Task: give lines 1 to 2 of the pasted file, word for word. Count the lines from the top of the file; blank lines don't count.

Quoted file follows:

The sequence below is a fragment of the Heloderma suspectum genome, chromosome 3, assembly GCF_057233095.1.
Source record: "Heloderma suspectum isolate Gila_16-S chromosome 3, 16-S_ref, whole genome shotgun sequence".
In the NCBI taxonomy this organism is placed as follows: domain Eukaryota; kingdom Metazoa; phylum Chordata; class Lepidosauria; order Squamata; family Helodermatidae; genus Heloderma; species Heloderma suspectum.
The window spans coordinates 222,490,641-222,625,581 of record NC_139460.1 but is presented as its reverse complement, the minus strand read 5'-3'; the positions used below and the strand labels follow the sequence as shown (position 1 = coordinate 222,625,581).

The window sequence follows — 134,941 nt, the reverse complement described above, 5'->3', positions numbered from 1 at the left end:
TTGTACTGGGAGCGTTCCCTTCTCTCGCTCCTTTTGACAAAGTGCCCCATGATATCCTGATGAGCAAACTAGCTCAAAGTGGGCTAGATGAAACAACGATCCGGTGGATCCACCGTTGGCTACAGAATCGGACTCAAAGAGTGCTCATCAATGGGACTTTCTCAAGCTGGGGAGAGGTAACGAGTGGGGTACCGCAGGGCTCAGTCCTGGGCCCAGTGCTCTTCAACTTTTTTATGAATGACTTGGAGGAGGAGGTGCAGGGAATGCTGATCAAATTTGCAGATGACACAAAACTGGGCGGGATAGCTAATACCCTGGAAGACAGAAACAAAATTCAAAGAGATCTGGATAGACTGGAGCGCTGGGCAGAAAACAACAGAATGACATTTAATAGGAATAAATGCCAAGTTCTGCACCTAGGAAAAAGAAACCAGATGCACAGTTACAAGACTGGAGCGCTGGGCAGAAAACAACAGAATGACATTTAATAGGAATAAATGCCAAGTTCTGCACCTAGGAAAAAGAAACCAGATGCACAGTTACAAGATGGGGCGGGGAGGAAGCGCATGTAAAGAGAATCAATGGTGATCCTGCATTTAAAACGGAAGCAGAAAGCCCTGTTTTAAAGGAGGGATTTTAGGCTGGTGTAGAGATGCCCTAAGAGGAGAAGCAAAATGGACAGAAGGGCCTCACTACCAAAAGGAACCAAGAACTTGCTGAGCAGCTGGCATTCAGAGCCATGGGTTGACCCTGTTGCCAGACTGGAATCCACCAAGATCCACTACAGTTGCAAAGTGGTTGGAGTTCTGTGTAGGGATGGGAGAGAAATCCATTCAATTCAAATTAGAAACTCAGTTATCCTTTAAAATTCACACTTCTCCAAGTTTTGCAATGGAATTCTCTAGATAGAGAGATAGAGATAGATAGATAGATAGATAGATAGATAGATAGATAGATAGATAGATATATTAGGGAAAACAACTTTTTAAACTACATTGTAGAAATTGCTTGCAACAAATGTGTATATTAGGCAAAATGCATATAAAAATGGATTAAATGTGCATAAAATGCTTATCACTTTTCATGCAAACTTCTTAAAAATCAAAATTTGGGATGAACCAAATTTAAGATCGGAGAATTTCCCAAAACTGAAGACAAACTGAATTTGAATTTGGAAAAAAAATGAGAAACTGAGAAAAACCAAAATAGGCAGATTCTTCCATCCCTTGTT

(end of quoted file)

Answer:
The sequence below is a fragment of the Heloderma suspectum genome, chromosome 3, assembly GCF_057233095.1.
Source record: "Heloderma suspectum isolate Gila_16-S chromosome 3, 16-S_ref, whole genome shotgun sequence".